Have you ever gone about your day and suddenly had a ‘lightbulb’ moment?
The moment when you go “aha!” as your eyes light up in response to a new idea or realization.
It was probably exciting, wasn’t it? To envision another path forward on your journey to success. “This is going to be amazing! I need to try this out!”
Except you likely didn’t.
Most people don’t, though. That euphoria only stays for so long before disappearing and rendering people unwilling to take action on their goals.
And here we have the truth about motivation—it’s unreliable.
People get sudden spurs of motivation all the time. Yet, motivation isn’t enough to drive people to action. We probably all know at least one person who posts about their aspirations on social media or watches motivational videos, but doesn’t actually put in the work to produce results. In other words, most people don’t walk the talk.
So if motivation isn’t the right answer, what is?
Over the past several years, I’ve drastically expanded my network and honed in on my observations of others. The patterns in my observations led to figuring out the one key difference between doers and wanters.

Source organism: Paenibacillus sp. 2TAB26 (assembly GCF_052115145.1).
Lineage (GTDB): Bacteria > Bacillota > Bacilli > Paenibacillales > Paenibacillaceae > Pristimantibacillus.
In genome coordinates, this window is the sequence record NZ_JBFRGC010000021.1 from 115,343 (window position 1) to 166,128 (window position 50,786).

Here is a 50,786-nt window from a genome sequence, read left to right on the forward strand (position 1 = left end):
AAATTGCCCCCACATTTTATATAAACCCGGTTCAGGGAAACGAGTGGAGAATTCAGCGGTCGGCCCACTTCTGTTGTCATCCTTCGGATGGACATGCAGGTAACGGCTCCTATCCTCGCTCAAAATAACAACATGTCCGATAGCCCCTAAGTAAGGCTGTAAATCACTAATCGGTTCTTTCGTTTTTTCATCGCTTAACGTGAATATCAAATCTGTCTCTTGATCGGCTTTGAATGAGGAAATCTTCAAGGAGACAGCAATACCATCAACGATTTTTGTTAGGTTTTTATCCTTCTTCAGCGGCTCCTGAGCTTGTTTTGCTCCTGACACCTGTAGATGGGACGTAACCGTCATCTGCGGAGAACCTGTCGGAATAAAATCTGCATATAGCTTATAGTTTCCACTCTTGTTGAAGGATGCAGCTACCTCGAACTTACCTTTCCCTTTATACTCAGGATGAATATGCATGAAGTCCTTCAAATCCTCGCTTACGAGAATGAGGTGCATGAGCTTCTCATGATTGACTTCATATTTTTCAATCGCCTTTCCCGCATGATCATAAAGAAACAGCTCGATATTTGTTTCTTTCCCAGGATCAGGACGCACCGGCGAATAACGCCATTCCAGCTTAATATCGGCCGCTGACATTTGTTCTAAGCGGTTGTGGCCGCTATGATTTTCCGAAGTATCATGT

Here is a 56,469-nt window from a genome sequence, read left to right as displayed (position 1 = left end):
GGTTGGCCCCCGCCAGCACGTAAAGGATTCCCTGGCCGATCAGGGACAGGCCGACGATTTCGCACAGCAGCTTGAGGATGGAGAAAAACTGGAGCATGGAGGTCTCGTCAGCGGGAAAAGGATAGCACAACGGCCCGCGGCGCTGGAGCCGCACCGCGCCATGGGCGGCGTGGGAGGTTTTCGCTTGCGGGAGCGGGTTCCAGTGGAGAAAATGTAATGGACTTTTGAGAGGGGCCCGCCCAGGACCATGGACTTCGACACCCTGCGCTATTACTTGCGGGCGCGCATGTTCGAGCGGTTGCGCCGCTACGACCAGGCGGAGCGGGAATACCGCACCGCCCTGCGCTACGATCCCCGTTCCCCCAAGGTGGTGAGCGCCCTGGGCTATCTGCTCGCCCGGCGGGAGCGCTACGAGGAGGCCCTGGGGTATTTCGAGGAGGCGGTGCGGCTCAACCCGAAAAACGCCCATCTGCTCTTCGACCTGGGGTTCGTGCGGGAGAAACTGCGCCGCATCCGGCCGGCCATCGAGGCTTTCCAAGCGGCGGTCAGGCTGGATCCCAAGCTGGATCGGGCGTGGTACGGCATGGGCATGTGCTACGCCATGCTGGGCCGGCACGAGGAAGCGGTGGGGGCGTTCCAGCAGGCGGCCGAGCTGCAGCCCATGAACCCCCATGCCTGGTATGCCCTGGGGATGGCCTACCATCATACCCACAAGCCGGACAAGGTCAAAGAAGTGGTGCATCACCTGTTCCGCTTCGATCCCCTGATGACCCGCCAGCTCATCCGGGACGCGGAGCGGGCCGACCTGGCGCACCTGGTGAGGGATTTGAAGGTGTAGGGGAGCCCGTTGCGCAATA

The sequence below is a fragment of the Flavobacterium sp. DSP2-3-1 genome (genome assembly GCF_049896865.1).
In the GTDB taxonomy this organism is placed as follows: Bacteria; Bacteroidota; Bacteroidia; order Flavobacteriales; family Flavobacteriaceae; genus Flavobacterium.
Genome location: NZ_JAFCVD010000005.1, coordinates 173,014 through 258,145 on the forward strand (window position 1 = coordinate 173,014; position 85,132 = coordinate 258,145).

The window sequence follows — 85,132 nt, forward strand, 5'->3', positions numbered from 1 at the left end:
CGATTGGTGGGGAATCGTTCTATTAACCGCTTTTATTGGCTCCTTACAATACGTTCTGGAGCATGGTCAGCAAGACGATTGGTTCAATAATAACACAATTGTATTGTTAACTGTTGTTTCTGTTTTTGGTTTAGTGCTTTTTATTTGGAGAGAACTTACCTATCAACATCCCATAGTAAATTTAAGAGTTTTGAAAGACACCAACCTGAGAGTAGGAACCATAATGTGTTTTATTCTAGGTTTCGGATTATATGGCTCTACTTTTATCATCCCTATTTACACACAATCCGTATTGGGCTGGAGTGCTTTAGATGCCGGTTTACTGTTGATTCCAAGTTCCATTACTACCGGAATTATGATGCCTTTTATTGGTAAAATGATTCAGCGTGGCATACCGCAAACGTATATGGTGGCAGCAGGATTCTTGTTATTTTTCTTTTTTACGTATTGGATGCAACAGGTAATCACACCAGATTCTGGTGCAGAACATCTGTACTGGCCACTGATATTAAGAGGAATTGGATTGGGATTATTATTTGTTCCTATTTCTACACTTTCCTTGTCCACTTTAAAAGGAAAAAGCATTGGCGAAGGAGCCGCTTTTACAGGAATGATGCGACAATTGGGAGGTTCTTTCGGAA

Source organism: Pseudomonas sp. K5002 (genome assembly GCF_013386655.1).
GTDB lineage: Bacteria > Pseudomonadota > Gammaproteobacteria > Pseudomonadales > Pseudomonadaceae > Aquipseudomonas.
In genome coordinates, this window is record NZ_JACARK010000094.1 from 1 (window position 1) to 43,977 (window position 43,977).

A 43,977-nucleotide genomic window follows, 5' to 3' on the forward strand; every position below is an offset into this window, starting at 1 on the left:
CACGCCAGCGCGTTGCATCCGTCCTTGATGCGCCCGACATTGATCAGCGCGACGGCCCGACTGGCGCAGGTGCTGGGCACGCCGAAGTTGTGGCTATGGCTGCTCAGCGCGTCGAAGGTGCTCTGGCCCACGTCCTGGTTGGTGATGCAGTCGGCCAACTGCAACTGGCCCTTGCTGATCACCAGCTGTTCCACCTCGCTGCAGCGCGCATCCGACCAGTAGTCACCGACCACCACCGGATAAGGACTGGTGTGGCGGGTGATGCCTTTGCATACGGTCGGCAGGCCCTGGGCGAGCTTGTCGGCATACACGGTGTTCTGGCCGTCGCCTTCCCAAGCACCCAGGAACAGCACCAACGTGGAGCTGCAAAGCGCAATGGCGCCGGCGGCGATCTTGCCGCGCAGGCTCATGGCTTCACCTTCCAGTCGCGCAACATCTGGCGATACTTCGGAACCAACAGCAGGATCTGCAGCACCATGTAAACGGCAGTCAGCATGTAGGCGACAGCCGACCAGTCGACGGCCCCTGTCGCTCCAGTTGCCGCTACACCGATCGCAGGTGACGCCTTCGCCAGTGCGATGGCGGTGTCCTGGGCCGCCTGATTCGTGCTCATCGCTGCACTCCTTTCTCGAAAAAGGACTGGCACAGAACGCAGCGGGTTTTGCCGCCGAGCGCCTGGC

Here’s the thing. Most people only see the end result when they become motivated. It’s sexy and exciting! That’s true; I’ll give them that. However, in reality, results come only after an arduous commitment of time and effort. People neglect to acknowledge the journey to success, and thus aren’t prepared or willing to do what it actually takes to win. That’s a bummer.
On the other hand, the people who do tackle the journey exhibit an unbreakable tenacity. They stumble and fall as they learn, but pull themselves up and continue pushing through the path regardless. Likewise, the more they learn, the more they discover that they need to learn, but even that isn’t a dealbreaker.
Successful individuals understand the steps that they must take and execute on them without excuses. Period.
This is a far cry from motivation. When most people start combining their sexy motivational idea with the stoic context of reality, all of a sudden their idea becomes a lot less sexy, and it crashes on the spot.
Forget about motivation. Become disciplined instead.
Motivation will come all the time. But even the most abundant supply of motivation will do you no good if you don’t possess the grit to actually do something about it in the first place.
Do whatever it takes to succeed. I’m constantly making connections, asking questions, researching, putting in long weeks, and experimenting with new ideas for my startup because that’s how much I care for it to succeed. Is it exhausting? You bet. Is that going to stop me? Not anytime soon.
Because at the end of the day, I’d much rather be a founder of a sustainable business than a wantrepreneur.